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Harper's Encyclopedia of United States History (ed. Benson Lossing) 57 57 Browse Search
Lucius R. Paige, History of Cambridge, Massachusetts, 1630-1877, with a genealogical register 41 41 Browse Search
Benjamin Cutter, William R. Cutter, History of the town of Arlington, Massachusetts, ormerly the second precinct in Cambridge, or District of Menotomy, afterward the town of West Cambridge. 1635-1879 with a genealogical register of the inhabitants of the precinct. 17 17 Browse Search
Knight's Mechanical Encyclopedia (ed. Knight) 12 12 Browse Search
HISTORY OF THE TOWN OF MEDFORD, Middlesex County, Massachusetts, FROM ITS FIRST SETTLEMENT, IN 1630, TO THE PRESENT TIME, 1855. (ed. Charles Brooks) 8 8 Browse Search
Medford Historical Society Papers, Volume 2. 5 5 Browse Search
Medford Historical Society Papers, Volume 22. 3 3 Browse Search
Cambridge History of American Literature: volume 2 (ed. Trent, William Peterfield, 1862-1939., Erskine, John, 1879-1951., Sherman, Stuart Pratt, 1881-1926., Van Doren, Carl, 1885-1950.) 2 2 Browse Search
Cambridge History of American Literature: volume 3 (ed. Trent, William Peterfield, 1862-1939., Erskine, John, 1879-1951., Sherman, Stuart Pratt, 1881-1926., Van Doren, Carl, 1885-1950.) 2 2 Browse Search
Cambridge History of American Literature: volume 1, Colonial and Revolutionary Literature: Early National Literature: Part I (ed. Trent, William Peterfield, 1862-1939., Erskine, John, 1879-1951., Sherman, Stuart Pratt, 1881-1926., Van Doren, Carl, 1885-1950.) 2 2 Browse Search
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Browsing named entities in Harper's Encyclopedia of United States History (ed. Benson Lossing). You can also browse the collection for 1735 AD or search for 1735 AD in all documents.

Your search returned 57 results in 45 document sections:

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Harper's Encyclopedia of United States History (ed. Benson Lossing), Adams, John, 1735- (search)
Adams, John, 1735- Second President of the United States; from 1797 to 1801; Federalist; born in Braintree (near Quincy), Mass.. Oct. 30, 1735. He was graduated at Harvard College in 1755, and immediately afterwards taught school at Worcester, where he began the study of law. His father was in moderate circumstances — a selectman and a farmer. Beginning the profession of law in Braintree in 1758, he soon acquired a good practice; and, when he was twenty-nine years of age, he married Abigail Smith, an accomplished woman possessed of great common-sense. His first appearance in the political arena was as author of Instructions of the town of Braintree to its Representatives on the subject of the Stamp act, which was adopted by over forty towns. Associated with Gridley and Otis in supporting a memorial addressed to the governor and council, praying that the courts might proceed without the use of stamps, Adams opened the case by declaring that the Stamp Act was void, as Parliament
Harper's Encyclopedia of United States History (ed. Benson Lossing), Alexander, James, 1690-1756 (search)
of New York, to which he emigrated from Scotland in 1715, where he was born in 1690. He had fled from Scotland because of his peril there as an adherent of the Young Pretender. He was accompanied by William Smith, afterwards chief-justice of the province and its historian. He was made surveyor-general of New Jersey and New York. was secretary of the latter colony, and attained eminence in the profession of the law. As attorney-general of the province and occupant of other important positions, he became distinguished. He was one of the able counsel who defended the freedom of the press in the person of John Peter Zenger in 1735. Because of the part which he took in that famous trial he was arbitrarily excluded from the bar, but was reinstated in 1737. He was associated with Franklin and others in founding the American Philosophical Society. He was the father of William Alexander, known as Lord Stirling, a general in the Continental army. He died in New York City, April 2. 1756.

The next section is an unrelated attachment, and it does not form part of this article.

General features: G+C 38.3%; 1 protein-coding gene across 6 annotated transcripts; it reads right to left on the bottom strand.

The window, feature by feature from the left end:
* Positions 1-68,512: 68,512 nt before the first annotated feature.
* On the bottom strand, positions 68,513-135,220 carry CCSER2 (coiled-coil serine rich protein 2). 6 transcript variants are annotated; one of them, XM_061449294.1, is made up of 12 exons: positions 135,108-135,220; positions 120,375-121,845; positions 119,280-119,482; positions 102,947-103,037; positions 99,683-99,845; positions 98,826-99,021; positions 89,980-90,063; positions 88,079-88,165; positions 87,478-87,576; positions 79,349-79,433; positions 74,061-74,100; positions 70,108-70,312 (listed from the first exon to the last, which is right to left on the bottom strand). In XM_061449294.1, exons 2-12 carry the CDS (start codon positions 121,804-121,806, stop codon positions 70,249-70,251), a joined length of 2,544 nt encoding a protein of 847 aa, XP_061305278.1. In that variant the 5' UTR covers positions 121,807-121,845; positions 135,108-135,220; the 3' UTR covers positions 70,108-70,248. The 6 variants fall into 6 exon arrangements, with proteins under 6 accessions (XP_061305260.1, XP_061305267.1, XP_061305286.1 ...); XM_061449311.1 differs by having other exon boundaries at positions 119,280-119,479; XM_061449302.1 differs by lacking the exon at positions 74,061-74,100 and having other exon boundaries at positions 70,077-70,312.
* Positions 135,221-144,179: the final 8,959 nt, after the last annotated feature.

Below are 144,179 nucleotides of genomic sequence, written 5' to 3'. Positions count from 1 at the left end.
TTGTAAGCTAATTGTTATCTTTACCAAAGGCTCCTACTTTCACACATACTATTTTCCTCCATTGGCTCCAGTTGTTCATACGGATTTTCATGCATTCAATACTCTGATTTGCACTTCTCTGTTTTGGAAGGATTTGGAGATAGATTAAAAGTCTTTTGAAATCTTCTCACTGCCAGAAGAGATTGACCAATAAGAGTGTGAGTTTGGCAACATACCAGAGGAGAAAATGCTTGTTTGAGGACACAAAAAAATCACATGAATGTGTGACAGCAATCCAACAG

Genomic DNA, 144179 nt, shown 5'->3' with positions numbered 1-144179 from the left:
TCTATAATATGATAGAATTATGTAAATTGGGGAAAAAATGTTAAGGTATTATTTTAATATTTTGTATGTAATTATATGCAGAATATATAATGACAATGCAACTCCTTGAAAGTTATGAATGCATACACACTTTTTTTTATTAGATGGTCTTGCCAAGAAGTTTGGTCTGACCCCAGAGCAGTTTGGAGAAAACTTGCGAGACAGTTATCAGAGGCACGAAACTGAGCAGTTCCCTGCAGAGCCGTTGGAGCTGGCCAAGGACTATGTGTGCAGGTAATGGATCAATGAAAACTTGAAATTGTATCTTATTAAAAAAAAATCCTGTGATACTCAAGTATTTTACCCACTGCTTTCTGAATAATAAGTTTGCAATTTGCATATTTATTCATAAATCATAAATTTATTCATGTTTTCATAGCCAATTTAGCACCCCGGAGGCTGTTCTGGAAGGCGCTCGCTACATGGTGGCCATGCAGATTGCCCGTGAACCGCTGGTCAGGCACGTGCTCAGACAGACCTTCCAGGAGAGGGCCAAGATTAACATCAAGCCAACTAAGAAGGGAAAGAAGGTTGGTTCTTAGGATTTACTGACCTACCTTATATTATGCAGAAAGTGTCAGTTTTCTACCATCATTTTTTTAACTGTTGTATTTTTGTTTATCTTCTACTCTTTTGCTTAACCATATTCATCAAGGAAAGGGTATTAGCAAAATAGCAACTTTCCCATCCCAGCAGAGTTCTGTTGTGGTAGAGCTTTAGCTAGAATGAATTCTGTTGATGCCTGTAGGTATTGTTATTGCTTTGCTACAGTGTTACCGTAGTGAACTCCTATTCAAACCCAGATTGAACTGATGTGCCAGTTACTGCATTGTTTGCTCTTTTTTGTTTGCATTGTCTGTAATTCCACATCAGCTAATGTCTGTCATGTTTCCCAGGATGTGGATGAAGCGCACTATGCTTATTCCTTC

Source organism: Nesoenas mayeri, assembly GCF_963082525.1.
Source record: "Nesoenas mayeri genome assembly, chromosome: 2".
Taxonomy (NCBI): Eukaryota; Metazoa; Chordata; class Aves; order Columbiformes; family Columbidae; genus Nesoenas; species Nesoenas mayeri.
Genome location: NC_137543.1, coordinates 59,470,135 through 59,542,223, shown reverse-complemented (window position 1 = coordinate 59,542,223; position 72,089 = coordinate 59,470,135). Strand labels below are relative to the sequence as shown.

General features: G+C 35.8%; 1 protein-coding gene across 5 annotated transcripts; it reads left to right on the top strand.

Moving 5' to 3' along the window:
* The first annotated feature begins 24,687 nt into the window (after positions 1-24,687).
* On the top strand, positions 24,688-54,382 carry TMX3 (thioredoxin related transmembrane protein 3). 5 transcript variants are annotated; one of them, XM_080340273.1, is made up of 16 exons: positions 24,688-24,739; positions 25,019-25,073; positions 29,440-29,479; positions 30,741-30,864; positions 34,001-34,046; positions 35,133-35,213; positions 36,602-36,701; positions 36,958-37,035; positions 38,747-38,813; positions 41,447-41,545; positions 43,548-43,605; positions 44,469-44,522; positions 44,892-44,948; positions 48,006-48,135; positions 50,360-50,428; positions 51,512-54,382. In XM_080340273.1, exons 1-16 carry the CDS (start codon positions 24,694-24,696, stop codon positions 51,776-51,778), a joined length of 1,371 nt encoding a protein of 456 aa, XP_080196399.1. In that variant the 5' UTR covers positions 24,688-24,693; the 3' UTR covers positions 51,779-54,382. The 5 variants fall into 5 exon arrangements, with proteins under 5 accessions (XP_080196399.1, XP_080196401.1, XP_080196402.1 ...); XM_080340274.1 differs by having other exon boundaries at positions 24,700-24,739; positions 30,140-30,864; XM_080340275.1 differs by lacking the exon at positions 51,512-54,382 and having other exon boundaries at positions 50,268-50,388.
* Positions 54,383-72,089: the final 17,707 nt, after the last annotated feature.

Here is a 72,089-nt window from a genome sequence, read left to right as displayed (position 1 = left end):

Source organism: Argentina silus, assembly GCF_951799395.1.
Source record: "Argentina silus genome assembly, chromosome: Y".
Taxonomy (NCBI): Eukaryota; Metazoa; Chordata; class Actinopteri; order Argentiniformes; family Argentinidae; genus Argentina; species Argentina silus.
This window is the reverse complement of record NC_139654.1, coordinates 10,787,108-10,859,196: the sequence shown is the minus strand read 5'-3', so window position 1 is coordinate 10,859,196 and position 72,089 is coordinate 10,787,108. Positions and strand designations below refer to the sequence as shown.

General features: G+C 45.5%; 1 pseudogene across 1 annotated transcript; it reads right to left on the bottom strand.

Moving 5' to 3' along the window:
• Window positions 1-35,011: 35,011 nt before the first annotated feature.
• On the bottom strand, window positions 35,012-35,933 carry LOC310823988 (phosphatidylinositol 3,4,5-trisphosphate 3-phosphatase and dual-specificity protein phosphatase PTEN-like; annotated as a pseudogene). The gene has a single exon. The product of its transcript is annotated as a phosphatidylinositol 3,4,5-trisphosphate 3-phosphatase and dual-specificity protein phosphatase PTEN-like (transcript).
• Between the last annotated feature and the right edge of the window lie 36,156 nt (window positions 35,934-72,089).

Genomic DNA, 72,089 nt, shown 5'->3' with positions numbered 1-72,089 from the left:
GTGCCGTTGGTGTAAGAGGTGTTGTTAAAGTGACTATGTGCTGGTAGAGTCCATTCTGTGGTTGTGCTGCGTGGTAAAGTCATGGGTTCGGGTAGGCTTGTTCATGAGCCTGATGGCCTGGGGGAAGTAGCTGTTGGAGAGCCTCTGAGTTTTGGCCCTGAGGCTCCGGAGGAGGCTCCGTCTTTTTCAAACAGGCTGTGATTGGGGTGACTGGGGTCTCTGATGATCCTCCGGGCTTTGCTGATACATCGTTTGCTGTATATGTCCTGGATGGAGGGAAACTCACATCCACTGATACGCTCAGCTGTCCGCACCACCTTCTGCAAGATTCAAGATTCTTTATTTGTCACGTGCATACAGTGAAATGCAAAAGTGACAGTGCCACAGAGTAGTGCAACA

Harper's Encyclopedia of United States History (ed. Benson Lossing), Alison, Francis, 1705-1779 (search)
Alison, Francis, 1705-1779 Patriot and educator; born in Donegal county, Ireland, in 1705; came to America in 1735; and in 1752 he took charge of an academy in Philadelphia. From 1755 until his death he was Vice-provost and Professor of Moral Philosophy of the College of Pennsylvania. His chief claim to honor among men is that he was the tutor of a large number of Americans who were conspicuous actors in the events of the Revolution that accomplished the independence of the United States of America. He died in Philadelphia. Nov. 28, 1779.
Harper's Encyclopedia of United States History (ed. Benson Lossing), Boone, Daniel, 1735-1820 (search)
Boone, Daniel, 1735-1820 Explorer; born in Bucks county, Pa., Feb. 11, 1735. From his youth he was a famous hunter, and, while yet a minor, he emigrated, with his father, to North Carolina, where he married. In May, 1759, Boone and five others went to explore the forests of Kentucky. There he was captured by some Indians, but escaped, and returned home in 1771. In 1773 he led a party of settlers to the wilds he had explored; and in 1774 conducted a party of surveyors to the Daniel Boone. falls of the Ohio (now Louisville). He had taken his family with the other families to Kentucky in 1773, where they were in perpetual danger from the barbarians of the forest. He had several fights with the Indians; and in 1775 he built a fort on the Kentucky River on the present site of Boonesboro. In 1777 several attacks were made on this fort by the Indians. They was repulsed, but in February, 1778. Boone was captured by them, and taken to Chillicothe, beyond the Ohio, and thence to D
Harper's Encyclopedia of United States History (ed. Benson Lossing), Burr, Aaron, 1716- (search)